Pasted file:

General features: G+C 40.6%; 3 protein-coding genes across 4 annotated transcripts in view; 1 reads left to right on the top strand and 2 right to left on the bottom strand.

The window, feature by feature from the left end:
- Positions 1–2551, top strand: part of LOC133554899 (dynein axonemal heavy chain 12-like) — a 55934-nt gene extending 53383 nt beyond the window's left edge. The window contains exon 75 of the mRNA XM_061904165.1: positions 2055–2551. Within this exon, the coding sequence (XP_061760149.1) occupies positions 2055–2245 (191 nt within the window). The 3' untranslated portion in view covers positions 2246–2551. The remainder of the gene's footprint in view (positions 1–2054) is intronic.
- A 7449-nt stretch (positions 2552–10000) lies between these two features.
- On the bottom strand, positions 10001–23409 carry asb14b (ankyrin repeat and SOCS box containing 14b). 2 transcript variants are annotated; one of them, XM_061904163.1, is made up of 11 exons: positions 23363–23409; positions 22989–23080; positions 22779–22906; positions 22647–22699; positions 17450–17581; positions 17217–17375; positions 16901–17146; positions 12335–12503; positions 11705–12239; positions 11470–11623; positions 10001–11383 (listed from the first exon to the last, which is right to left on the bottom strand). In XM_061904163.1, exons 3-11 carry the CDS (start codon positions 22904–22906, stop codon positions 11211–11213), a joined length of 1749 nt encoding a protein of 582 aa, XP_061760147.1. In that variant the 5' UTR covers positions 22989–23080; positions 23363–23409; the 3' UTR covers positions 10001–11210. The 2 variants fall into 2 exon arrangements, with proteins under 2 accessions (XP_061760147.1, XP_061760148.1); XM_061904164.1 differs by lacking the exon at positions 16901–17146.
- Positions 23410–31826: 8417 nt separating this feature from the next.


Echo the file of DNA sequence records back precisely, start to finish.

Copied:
General features: G+C 40.6%; 3 protein-coding genes across 4 annotated transcripts in view; 1 reads left to right on the top strand and 2 right to left on the bottom strand.

The window, feature by feature from the left end:
- Positions 1–2551, top strand: part of LOC133554899 (dynein axonemal heavy chain 12-like) — a 55934-nt gene extending 53383 nt beyond the window's left edge. The window contains exon 75 of the mRNA XM_061904165.1: positions 2055–2551. Within this exon, the coding sequence (XP_061760149.1) occupies positions 2055–2245 (191 nt within the window). The 3' untranslated portion in view covers positions 2246–2551. The remainder of the gene's footprint in view (positions 1–2054) is intronic.
- A 7449-nt stretch (positions 2552–10000) lies between these two features.
- On the bottom strand, positions 10001–23409 carry asb14b (ankyrin repeat and SOCS box containing 14b). 2 transcript variants are annotated; one of them, XM_061904163.1, is made up of 11 exons: positions 23363–23409; positions 22989–23080; positions 22779–22906; positions 22647–22699; positions 17450–17581; positions 17217–17375; positions 16901–17146; positions 12335–12503; positions 11705–12239; positions 11470–11623; positions 10001–11383 (listed from the first exon to the last, which is right to left on the bottom strand). In XM_061904163.1, exons 3-11 carry the CDS (start codon positions 22904–22906, stop codon positions 11211–11213), a joined length of 1749 nt encoding a protein of 582 aa, XP_061760147.1. In that variant the 5' UTR covers positions 22989–23080; positions 23363–23409; the 3' UTR covers positions 10001–11210. The 2 variants fall into 2 exon arrangements, with proteins under 2 accessions (XP_061760147.1, XP_061760148.1); XM_061904164.1 differs by lacking the exon at positions 16901–17146.
- Positions 23410–31826: 8417 nt separating this feature from the next.